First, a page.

Employees who donate blood may be granted excused absence to cover travel to and from the donation site, the donation of blood and recovery. This provision is not intended to cover an employee whose donations involve the need for recurring absence over an extended period (e.g., semi-weekly over 4 months) or situations in which the employee has blood stored for his/her own use. Authority to excuse an employee for blood donations rests with immediate supervisor. The maximum excusable time will not exceed 4 hours except in unusual circumstances.
With the passing of Public Law 106-56, an employee may use 30 days of paid time off each calendar year to serve as an organ donor.
OPM does not believe there is a need to regulate this entitlement, nor does DoD plan to establish a separate leave category for tracking this entitlement. When used, this entitlement needs to be recorded in the time and attendance systems the same way other types of excused absences (e.g. blood donations) are recorded. Although this absence is being administratively recorded as excused absence (administrative leave), leave approving officials need to understand this is a statutory right of an employee. Leave approving officials must ensure authorized limits are not exceeded. In cases where medical procedures and recuperation requiring absences longer than 30 days, we encourage agencies to continue to accommodate employees by granting additional time off in the form of sick and/or annual leave and/or advance sick and/or annual leave, donated annual leave or leave without pay.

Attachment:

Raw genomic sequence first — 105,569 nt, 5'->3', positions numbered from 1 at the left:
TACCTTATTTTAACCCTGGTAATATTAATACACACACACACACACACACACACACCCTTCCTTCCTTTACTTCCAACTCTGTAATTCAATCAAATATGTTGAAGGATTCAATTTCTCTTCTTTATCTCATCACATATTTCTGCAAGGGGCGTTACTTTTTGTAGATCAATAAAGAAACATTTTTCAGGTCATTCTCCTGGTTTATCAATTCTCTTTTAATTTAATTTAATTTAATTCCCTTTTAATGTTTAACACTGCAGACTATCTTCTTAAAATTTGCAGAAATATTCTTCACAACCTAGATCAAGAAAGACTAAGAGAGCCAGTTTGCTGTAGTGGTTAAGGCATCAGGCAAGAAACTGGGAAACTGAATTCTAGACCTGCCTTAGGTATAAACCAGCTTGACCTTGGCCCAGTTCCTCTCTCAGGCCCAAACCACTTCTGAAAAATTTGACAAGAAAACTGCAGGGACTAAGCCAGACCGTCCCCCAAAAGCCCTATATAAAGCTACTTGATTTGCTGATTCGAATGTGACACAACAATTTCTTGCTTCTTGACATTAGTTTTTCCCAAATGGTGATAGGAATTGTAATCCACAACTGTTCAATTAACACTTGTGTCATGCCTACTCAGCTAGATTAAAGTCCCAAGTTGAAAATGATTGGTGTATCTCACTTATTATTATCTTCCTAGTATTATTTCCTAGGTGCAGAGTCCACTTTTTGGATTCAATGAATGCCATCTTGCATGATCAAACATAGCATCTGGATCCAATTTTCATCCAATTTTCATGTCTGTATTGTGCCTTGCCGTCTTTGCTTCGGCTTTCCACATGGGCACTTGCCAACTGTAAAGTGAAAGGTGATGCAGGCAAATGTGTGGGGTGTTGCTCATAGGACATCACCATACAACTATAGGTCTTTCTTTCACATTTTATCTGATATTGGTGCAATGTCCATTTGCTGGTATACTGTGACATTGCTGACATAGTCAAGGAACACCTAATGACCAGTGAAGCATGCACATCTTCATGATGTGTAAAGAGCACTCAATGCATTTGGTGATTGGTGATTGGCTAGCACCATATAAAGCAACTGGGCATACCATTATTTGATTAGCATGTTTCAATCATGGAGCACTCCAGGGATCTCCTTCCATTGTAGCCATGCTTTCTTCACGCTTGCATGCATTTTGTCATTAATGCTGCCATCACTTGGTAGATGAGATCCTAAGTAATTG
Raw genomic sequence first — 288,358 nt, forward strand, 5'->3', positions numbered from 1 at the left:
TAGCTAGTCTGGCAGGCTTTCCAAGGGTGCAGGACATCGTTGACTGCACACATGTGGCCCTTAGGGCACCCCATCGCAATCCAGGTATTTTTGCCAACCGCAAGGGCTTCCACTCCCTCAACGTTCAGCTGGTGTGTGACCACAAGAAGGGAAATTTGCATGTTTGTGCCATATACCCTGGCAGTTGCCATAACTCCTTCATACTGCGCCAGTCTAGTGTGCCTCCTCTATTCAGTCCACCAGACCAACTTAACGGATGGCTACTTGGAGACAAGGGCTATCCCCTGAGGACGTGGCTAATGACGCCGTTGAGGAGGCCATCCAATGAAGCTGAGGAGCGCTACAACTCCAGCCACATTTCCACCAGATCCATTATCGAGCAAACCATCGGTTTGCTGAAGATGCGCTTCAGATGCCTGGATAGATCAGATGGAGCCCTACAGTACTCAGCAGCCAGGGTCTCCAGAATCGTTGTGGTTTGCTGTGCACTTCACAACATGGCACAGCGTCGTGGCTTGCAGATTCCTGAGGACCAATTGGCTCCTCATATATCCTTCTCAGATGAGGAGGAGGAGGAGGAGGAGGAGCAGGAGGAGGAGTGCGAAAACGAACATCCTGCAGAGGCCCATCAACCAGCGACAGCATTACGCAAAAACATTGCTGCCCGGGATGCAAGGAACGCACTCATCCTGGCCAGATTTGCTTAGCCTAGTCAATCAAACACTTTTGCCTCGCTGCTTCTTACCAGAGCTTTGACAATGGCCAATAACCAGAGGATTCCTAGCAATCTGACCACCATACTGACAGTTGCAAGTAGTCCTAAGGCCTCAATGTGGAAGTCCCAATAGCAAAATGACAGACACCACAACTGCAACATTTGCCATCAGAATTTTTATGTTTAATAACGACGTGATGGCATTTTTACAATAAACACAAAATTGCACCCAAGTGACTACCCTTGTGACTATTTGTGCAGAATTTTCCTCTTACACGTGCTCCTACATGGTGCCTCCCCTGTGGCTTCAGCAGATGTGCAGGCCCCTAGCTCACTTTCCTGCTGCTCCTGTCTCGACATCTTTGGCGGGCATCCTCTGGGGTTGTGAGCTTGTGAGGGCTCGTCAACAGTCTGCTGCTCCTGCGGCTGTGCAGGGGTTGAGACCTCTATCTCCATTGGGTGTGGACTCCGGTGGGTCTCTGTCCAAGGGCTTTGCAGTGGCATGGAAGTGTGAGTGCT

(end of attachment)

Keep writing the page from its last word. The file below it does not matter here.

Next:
Bone Marrow Donation:
Bone marrow donors are entitled to seven (7) days of paid leave each calendar year to serve as a bone marrow donor. In cases where medical procedures and recuperation require absences longer than 7 days, we encourage agencies to continue to accommodate employees by granting additional time off under other leave policies; i.e., annual, sick, advanced leave, donated leave, LWOP.
To maximize the Army’s opportunity to contribute to these potentially lifesaving activities, we urge supervisors to make employees aware of the current availability of excused absence and leave for these medical donor programs.